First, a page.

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The Lady in The Trunk

Ogden’s Union Station is by far my favorite old building this city has.  The history behind the station is amazing, and there are quite a few tales about its ghostly activity.  I’ve investigated this location numerous times throughout the years, and would normally come away with at least one or two quality EVP’s, more often than not, the voice captured was that of a woman.

So I began (a few years ago) to dig into the past of the station and see what I could find. Honestly, this building is what prompted me to start The Dead History.  I’ve uncovered over 41 deaths that occurred at the Union Station.  Some deaths were due to natural causes and freak accidents, some were due to murder, and some were suicides.  It’s important to remember just how many people passed through this building on a daily basis. At the peak of war traffic in 1946, up to 140 passenger trains were passing through the station each day.

The Union Station didn’t handle just passenger cars, it also dealt with cargo and mail.  Needless to say, it was an incredibly busy place. And Wednesday, March 19th, 1924 was no different. Alexander Brown, who was employed as a baggage handler and electrician for the railway, was busy moving pieces of luggage and cargo off of the train.  After slipping while trying to move a heavy trunk, he realized that he was slipping on a small pool of blood.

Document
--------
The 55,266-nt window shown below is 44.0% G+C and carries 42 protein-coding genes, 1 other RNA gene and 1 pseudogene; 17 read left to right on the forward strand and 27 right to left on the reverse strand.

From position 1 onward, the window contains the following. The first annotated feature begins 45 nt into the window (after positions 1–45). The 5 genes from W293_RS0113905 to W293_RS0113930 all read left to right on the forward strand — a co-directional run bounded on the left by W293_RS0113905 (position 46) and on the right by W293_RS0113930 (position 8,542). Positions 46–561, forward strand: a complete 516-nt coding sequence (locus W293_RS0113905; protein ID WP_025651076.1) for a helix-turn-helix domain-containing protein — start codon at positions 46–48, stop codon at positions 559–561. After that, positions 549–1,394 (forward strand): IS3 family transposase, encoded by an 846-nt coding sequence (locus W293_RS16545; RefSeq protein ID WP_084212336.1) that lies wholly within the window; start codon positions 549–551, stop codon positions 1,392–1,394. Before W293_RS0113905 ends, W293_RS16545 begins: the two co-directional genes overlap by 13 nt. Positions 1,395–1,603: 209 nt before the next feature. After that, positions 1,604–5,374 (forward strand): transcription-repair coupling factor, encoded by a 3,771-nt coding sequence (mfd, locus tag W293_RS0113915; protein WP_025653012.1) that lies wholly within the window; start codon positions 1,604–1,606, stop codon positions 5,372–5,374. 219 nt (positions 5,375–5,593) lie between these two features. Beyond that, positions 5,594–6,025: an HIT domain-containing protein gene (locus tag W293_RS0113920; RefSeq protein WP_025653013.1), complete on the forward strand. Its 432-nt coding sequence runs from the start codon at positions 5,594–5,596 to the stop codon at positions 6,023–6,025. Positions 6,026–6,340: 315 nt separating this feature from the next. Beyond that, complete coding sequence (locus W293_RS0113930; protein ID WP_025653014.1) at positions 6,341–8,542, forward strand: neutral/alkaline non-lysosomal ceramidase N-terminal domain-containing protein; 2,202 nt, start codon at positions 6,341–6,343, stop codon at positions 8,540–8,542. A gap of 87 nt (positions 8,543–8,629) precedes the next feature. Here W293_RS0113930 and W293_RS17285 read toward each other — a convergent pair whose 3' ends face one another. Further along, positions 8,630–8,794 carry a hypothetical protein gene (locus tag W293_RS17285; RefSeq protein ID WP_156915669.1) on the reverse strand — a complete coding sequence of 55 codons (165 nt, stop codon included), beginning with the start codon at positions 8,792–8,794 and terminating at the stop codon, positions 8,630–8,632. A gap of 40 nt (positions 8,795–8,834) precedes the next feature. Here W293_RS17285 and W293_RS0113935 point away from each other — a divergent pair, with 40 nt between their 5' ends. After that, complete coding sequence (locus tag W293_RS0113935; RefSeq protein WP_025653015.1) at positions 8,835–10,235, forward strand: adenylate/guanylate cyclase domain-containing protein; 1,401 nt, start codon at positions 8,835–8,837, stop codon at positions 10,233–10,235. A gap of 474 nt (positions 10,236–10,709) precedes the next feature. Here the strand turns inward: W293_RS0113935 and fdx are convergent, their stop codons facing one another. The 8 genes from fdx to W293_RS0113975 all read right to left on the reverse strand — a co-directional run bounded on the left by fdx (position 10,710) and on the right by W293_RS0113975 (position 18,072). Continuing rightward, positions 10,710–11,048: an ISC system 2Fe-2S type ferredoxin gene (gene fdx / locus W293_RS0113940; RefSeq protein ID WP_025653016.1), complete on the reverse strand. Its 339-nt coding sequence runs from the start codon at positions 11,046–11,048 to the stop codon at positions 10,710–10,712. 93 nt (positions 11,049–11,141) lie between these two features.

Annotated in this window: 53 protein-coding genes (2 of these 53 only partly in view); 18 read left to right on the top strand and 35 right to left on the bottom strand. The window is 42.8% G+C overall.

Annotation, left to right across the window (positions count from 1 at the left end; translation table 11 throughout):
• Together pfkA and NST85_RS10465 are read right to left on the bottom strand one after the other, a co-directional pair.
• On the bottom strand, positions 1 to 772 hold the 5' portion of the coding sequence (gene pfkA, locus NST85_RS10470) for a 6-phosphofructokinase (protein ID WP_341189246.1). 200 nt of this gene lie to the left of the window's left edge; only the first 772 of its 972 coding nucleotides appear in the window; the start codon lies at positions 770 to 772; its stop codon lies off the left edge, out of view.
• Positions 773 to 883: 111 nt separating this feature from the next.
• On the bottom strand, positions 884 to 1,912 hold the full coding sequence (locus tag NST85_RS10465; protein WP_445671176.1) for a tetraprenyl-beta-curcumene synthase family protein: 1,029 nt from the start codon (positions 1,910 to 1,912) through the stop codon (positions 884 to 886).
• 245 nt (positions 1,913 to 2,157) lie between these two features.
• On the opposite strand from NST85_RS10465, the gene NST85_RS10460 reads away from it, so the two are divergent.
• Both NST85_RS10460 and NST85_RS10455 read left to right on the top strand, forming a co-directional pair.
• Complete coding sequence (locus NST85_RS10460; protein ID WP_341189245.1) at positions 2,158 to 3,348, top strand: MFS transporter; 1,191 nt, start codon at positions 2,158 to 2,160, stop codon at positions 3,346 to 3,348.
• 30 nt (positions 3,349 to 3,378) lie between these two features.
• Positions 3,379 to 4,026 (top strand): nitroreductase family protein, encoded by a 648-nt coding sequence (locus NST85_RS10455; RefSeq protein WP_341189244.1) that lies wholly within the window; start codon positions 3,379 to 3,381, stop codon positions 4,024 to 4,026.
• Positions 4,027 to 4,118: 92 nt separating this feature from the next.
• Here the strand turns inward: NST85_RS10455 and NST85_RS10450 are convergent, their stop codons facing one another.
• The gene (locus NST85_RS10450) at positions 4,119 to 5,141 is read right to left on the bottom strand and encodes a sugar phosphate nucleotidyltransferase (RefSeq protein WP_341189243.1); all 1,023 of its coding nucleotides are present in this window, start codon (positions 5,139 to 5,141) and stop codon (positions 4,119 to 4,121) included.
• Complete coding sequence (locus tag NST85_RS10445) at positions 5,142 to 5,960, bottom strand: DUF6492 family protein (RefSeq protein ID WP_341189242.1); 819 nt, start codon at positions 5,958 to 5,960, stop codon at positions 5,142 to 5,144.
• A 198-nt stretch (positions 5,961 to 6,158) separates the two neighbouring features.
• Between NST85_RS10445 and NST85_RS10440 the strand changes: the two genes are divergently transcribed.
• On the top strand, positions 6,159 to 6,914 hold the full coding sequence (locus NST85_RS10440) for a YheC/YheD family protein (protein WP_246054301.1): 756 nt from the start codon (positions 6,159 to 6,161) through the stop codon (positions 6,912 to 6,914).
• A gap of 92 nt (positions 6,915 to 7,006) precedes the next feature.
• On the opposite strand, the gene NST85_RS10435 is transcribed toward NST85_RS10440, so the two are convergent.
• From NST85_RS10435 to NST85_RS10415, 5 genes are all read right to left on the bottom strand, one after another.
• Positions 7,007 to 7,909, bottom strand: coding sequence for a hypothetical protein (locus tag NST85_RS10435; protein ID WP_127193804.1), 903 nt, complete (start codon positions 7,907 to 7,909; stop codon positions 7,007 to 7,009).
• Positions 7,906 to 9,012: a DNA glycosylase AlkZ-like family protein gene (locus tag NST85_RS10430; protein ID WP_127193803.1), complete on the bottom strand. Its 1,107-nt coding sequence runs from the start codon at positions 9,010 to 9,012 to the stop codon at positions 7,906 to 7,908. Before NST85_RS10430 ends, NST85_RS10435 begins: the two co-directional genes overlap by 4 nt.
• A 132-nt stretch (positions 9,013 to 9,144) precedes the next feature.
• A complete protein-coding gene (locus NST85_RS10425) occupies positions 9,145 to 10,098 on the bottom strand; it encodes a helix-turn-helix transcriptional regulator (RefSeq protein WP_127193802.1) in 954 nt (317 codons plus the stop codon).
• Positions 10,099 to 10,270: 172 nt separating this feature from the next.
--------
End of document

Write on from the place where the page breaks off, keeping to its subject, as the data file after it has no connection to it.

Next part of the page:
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Cry Baby Bridge – Bear River City

The Legend: A mother took her two young children out for a drive because she felt they were possessed by the devil.  She drove off the bridge and into the river below killing everyone in the car.  If you sit on the bridge with your windows rolled down and honk your horn three times you can hear children yelling “Don’t do it, Mother!!”

The History: I’ve heard stories of various cry baby bridges across the United States, but I wasn’t aware Utah had one until I read an article about haunted spots across the state.  Bear River City isn’t too far from where I live, and considering it was Halloween figured it’d be a great day to check it out.